The health care industry will see a 21% increase in IT jobs by 2020, according to research by the University of Chicago. Across all health care sectors, there is a demand for creative, thoughtful uses of health informatics, mobile technology, cloud systems, and digital diagnostics.
Many of these new inventions have yet to be approved by the FDA, a process that can take up to 10 years. But that's not stopping the research and development of new technologies. Here are 10 types of tech that are changing the course of health care.
1. Digital diagnostics
Making health care more accessible includes providing digital diagnostics options for people who need it, especially those who can't get to a doctor's office. This is one of the main themes of digital health. One example of digital diagnostics is Neurotrack, a software-based Alzheimer's diagnostic test that can detect impairments on the hippocampus (the first area of the brain to be affected by the disease) by evaluating eye movement.
2. The cloud
According to recent research by Skyhigh Networks, more than 13% of cloud services in health care are considered high-risk for security breaches, and 77% of them are medium-risk. Cloud services provide a lot of benefits for medical providers, especially in under-developed or rural areas, but there is definite risk involved. The research showed that there are 944 cloud services in use across healthcare providers, and 53% of employees use at least three devices at work.
3. Ultra-fast scans
GE showcased its breakthrough ultra-fast CT scanner earlier this year, which can capture a still image of a heart in one beat. The company said that according to research, about 60% of patients have heart rates of higher than 60 beats per minute and are turned away from scans because their heart beats too fast to scan. With this Revolution CT, doctors can see specific areas of the heart that they could not before.
Wearable technology is going to play a huge role in health care in years to come. The Consumer Electronics Association reports that sales of fitness trackers and smart watches will reach $1 billion this year. But monitoring fitness is only the beginning. For instance, Intel teamed up with the Michael J. Fox Foundation to use wearables to find certain characteristics of Parkinson's disease.
5. Health informatics
More than half of US hospitals use some type of electronic records system, but only 6% meet all the federal mandates, according to a recent study out of the University of Michigan. According to researchers at the University of Chicago, 50% of health care dollars are wasted on inefficient record keeping processes. Electronic records have been shown to save large hospitals anywhere between $37 and $59 million. It streamlines the medical care process and lowers malpractice claims, and increases coordination between providers. The federal government set a mandate to have some electronic system in place by this year.
6. Digital therapy
Digital therapy is important for patients who need at-home care, can't afford to travel to a clinic, or have no way to get to a clinic for therapy. Wellframe is a platform that combines mobile technology with artificial intelligence to provide patients with care after they've returned home from the hospital or doctor's office. It's been described as a "GPS navigation system for patients." There is a daily to-do list for the patient and a tracker for diet and exercise, but an advanced algorithm adapts the content based on the information from patient and healthcare provider. The company has performed trials with cardiovascular, pulmonary, and mental health patients.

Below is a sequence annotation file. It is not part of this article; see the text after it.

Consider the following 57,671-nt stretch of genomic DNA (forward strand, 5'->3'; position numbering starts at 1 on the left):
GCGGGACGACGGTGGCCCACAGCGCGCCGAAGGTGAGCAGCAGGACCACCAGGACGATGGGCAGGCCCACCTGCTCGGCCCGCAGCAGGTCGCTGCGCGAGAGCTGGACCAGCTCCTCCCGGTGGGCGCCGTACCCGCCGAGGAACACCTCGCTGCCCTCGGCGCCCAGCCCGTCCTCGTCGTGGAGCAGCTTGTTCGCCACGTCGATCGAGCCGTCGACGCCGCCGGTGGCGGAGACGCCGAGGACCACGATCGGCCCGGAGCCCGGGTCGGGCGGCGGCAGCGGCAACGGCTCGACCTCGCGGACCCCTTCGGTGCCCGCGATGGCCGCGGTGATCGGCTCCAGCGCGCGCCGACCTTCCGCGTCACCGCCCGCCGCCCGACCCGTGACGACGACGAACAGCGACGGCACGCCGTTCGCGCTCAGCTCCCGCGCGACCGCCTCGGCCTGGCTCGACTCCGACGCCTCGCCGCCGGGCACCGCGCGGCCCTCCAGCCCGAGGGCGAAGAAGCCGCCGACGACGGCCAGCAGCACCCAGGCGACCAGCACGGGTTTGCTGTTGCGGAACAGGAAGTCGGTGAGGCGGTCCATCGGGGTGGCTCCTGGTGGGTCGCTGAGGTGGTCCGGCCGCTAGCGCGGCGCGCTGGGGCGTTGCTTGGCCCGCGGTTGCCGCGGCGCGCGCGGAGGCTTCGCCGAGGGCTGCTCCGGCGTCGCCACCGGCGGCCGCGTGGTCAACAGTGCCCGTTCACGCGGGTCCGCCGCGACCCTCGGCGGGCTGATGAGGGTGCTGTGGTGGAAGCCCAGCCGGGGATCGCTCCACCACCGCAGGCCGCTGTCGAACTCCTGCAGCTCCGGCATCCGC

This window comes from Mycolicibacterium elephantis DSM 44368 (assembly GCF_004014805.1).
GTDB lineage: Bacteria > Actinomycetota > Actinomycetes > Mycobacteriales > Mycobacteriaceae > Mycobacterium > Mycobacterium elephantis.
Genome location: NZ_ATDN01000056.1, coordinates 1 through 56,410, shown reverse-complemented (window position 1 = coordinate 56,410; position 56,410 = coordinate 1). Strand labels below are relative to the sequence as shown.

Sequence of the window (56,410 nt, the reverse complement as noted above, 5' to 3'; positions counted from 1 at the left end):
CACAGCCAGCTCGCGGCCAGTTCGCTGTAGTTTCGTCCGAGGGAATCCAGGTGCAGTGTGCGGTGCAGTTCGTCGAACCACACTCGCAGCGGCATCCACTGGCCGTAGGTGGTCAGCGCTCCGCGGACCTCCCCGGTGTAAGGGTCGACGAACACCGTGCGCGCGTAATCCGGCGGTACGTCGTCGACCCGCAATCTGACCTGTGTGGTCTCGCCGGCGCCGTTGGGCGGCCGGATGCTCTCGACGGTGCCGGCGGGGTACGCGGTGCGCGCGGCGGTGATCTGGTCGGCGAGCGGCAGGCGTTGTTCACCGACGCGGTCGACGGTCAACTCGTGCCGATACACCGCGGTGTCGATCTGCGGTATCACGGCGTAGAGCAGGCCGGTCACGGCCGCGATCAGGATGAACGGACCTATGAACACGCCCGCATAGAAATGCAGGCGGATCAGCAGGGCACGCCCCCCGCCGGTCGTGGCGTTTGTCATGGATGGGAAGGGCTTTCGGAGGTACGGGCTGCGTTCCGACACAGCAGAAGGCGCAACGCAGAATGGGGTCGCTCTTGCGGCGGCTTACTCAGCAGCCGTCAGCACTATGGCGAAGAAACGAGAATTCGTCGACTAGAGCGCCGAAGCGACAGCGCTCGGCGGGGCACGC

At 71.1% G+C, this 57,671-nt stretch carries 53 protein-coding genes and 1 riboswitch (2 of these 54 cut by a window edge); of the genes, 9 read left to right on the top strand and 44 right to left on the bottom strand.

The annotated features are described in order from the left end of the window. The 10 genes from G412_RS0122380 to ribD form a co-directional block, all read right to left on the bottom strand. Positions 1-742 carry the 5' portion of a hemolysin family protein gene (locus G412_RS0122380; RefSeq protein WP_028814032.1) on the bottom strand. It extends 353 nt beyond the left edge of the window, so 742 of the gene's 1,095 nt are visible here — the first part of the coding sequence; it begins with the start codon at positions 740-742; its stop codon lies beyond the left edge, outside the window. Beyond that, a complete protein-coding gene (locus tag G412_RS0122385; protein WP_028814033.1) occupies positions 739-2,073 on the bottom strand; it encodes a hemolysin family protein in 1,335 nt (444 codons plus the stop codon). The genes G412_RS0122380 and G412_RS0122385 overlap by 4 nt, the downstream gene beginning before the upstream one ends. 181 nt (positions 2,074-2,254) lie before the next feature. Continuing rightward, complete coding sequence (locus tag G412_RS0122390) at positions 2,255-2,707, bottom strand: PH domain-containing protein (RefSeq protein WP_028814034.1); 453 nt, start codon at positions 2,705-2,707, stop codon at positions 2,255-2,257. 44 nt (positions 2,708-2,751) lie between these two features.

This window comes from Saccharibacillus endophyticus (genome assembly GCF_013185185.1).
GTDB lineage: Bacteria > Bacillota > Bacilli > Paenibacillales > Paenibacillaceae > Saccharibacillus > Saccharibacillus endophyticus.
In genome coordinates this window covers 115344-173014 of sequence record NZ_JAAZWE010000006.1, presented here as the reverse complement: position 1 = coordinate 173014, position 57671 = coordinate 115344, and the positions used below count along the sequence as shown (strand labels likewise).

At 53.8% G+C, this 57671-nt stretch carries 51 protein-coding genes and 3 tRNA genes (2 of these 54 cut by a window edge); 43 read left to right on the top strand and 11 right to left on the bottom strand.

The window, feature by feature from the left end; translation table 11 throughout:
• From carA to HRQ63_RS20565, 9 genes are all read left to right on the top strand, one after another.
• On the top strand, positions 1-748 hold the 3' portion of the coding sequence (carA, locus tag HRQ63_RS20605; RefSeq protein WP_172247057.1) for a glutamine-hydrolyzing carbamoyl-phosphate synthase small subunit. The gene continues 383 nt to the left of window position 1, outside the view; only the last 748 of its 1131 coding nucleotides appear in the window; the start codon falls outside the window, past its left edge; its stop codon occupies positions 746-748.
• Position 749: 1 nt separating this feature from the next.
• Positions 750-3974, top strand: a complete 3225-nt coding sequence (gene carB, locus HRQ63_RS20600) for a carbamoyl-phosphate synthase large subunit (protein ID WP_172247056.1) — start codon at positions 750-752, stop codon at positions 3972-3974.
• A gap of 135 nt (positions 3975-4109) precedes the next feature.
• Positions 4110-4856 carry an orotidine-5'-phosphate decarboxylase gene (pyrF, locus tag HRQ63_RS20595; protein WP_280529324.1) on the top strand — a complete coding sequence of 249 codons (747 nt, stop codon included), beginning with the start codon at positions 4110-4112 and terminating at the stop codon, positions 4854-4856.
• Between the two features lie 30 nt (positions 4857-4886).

7. Concierge medical services
Startups are making it easier to pay out-of-pocket for on-demand health care services. For example, GoodRX allows you to compare prices for drugs at different pharmacies and save up to 80%. One Medical Group was created by doctors to build a better system for doctor's visits. In certain cities, you can search for an office based on your needs, find same-day appointments, email access, online scheduling, and trained primary doctors.
8. Networks and coaching
With mobile technology, it's easier than ever to have a customized diet or health plan. ThriveOn is personalized coaching for mental health, offering plans by assessing your sleep, mood, stress, anxiety, and body image. Retrofit offers coaching and expert advice for weight loss and weight management.
With the onset of Affordable Care Act, more consumers have had to manage their own data and health future. Several startups are using this as an opportunity to offer insurance, benefits, and solutions services. Health solutions platforms such as Jiff, which connects employee behaviors to company benefits and incentives, are becoming more common.
Hacking is becoming an increasingly popular tool to solving real world problems, especially in the health care industry. Health care, which usually evolves slowly, is being revitalized with software developments, hardware inventions, cloud systems, apps, and wearables, and many of these ideas are born out of hackathons. MIT held a hackathon earlier this year that drew 450 people from various backgrounds such as engineering, journalism, medicine, and IT to tackle global health, diabetes, and hospital IT.
- Health care tech: 10 new devices, apps, and inventions to watch
- When our wearables talk with our doctors (ZDNet)
- Wearable tech: Why health and fitness will dominate way beyond the smartwatch (ZDNet)
- Wearables and patient-centric startups evolve in health data ecosystem
Lyndsey Gilpin has nothing to disclose. She doesn't hold investments in the technology companies she covers.
Lyndsey Gilpin is a former Staff Writer for TechRepublic, covering sustainability and entrepreneurship. She's co-author of the book Follow the Geeks.